Wake County won’t pursue criminal complaint of Louis DeJoy
RALEIGH, N.C. (AP) — Wake County’s District Attorney’s Office has decided not to pursue a criminal investigation into allegations that U.S. Postmaster General Louis DeJoy reimbursed former employees for political donations prior to taking up his government post.
DeJoy, the former CEO of North Carolina-based New Breed Logistics, was accused last year by some former employees of encouraging them to make political donations to candidates and then reimbursing them through bonuses. DeJoy began serving as the U.S. Postal Service’s chief executive officer in June 2020.
Wake County District Attorney Lorrin Freeman said her office, having reviewed campaign finance reports, will not open a criminal investigation. She said she did not believe her office had jurisdiction to examine the matter, as it was more a matter of federal election law.
“Our office’s authority would be only over any contributions to state candidates or violations of state campaign finance law,” Freeman said. “Our review of what we believe to be pertinent, state campaign finance reports, did not disclose sufficient information to warrant a criminal investigation.”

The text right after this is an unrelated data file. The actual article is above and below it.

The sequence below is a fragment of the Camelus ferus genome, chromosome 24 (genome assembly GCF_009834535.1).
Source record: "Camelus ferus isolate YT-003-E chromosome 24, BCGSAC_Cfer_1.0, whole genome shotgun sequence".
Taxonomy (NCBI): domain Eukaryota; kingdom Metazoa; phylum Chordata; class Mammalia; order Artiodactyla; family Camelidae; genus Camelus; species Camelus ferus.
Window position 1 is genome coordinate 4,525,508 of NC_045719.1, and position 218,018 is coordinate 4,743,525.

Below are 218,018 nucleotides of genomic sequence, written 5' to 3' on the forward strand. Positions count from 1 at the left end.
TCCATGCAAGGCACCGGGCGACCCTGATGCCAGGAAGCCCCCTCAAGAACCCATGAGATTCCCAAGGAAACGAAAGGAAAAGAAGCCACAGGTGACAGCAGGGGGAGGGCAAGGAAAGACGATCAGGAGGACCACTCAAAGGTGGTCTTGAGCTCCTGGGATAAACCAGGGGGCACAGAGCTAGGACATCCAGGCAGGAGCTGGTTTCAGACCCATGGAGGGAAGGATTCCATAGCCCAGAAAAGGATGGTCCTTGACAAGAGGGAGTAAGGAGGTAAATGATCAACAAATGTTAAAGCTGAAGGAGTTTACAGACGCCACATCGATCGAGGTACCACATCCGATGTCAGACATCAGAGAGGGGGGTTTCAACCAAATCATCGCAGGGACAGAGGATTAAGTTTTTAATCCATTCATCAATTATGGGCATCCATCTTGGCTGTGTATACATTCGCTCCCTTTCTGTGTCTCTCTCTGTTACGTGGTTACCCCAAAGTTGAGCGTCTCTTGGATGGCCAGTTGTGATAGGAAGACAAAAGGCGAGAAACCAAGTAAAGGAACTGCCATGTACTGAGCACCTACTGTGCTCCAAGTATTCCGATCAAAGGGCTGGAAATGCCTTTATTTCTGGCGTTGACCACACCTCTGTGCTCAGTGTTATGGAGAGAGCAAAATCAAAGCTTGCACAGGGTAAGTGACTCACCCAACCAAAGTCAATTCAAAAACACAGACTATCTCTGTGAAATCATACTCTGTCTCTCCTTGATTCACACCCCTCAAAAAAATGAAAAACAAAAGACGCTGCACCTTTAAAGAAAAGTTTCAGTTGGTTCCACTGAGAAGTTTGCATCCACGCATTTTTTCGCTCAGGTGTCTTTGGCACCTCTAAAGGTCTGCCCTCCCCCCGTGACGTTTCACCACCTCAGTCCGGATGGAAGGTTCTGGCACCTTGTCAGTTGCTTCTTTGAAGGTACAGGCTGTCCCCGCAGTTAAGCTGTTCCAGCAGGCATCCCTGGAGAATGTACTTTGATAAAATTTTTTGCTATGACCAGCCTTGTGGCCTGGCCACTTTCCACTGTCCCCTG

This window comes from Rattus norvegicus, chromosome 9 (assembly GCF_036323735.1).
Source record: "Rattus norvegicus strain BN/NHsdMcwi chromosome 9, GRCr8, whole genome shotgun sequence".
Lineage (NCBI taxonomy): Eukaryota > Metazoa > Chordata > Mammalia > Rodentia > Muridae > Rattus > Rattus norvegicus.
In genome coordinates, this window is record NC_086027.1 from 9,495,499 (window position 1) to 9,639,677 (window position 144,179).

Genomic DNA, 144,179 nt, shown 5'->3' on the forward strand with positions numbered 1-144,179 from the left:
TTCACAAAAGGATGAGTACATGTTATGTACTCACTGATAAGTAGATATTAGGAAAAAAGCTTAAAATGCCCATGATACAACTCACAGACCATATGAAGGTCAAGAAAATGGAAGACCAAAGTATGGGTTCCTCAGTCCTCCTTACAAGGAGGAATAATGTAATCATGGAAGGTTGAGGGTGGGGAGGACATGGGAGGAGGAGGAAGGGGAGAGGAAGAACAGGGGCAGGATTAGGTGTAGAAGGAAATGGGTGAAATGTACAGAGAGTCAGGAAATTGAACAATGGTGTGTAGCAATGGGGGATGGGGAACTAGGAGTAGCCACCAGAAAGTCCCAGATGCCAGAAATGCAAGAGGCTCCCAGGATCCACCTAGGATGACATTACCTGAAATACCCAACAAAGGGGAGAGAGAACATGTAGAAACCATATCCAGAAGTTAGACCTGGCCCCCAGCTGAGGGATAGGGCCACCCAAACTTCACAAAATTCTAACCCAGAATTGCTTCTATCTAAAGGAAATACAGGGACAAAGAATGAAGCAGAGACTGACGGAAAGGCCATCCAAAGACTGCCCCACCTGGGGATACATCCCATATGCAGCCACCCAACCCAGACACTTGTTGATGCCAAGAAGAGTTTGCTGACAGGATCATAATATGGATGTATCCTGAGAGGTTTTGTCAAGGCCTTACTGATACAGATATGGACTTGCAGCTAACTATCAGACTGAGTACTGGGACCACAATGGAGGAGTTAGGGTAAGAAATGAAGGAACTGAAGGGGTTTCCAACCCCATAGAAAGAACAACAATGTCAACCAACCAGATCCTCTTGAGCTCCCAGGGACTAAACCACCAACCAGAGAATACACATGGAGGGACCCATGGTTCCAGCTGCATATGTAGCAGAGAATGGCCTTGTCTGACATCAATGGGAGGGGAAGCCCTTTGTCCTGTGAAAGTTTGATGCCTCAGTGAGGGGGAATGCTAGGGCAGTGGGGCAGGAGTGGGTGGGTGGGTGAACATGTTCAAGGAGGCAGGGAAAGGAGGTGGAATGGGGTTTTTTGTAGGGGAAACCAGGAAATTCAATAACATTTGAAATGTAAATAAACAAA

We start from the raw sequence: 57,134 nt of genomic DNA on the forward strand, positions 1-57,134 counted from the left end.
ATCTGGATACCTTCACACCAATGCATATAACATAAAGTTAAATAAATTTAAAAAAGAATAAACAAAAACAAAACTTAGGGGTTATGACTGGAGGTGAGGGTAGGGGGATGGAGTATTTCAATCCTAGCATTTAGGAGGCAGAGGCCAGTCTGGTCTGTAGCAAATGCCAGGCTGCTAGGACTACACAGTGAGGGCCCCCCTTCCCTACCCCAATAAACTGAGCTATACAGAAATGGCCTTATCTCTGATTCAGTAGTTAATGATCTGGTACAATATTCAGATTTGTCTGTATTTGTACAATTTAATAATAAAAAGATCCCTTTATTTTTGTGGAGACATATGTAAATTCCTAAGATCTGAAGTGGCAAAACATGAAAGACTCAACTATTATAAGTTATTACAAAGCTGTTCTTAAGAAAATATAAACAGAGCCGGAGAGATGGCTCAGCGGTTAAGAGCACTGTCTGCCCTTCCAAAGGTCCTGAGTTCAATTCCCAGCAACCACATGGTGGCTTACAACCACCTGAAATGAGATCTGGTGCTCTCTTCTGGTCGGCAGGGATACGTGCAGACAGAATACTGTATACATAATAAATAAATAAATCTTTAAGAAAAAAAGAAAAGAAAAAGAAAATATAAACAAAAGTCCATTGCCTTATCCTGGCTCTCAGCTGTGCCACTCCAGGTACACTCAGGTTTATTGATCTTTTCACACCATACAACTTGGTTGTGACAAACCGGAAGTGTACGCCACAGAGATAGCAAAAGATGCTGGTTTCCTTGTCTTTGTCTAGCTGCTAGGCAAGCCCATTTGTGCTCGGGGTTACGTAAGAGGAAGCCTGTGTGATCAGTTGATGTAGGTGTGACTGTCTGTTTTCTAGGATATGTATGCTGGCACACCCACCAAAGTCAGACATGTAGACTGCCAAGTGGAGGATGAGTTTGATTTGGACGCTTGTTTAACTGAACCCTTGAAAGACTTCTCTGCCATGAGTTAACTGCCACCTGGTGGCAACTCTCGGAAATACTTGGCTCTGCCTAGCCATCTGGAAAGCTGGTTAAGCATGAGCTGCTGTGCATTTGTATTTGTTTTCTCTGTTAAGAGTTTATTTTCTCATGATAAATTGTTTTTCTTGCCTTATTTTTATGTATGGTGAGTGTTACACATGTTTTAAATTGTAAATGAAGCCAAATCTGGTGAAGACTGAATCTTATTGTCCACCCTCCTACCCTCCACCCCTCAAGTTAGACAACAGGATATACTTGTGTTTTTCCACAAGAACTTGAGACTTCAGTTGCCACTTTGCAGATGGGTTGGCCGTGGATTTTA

She added that her office’s decision “does not cut off any potential federal investigation into the matter.”
The U.S. Department of Justice did not immediately respond to a request for comment.
DeJoy has called the claims against him “outrageous” and has denied any wrongdoing.
The review was prompted by a complaint filed by advocacy group Common Cause NC with the State Board of Elections.
“We filed our complaint with the State Board of Elections in light of a fundraising scheme allegedly perpetrated by Mr. DeJoy that has the appearance of illicitly bypassing North Carolina’s campaign finance limits,” Bob Phillips of Common Cause said in an email statement Monday.
“We have full confidence that the State Board of Elections will conduct a thorough investigation into these serious allegations against Mr. DeJoy, and we look forward to learning the results of that investigation when it is concluded,” the statement said.
Five people who worked for DeJoy’s former company, New Breed Logistics, say they were urged by DeJoy’s aides or by DeJoy himself to write checks and attend fundraisers at his mansion in Greensboro, North Carolina, The Washington Post reported last year. Two former employees told the newspaper that DeJoy would later give bigger bonuses to reimburse for the contributions. It is illegal to reimburse employees as a way of avoiding federal campaign contribution limits.
DeJoy left New Breed Logistics as CEO in 2014. Between 2000 and 2014, more than 100 employees donated over $610,000 to GOP candidates supported by DeJoy and his family, records show. Then-candidate Thom Tillis got $190,000 from 35 workers during his successful bid for U.S. Senate in 2014.
Freeman said her office did not formally announce the decision to reporters at the time it was reached around the end of 2020. The Raleigh News & Observed first reported the decision Monday.
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Anderson is a corps member for the Associated Press/Report for America Statehouse News Initiative. Report for America is a nonprofit national service program that places journalists in local newsrooms to report on undercovered issues.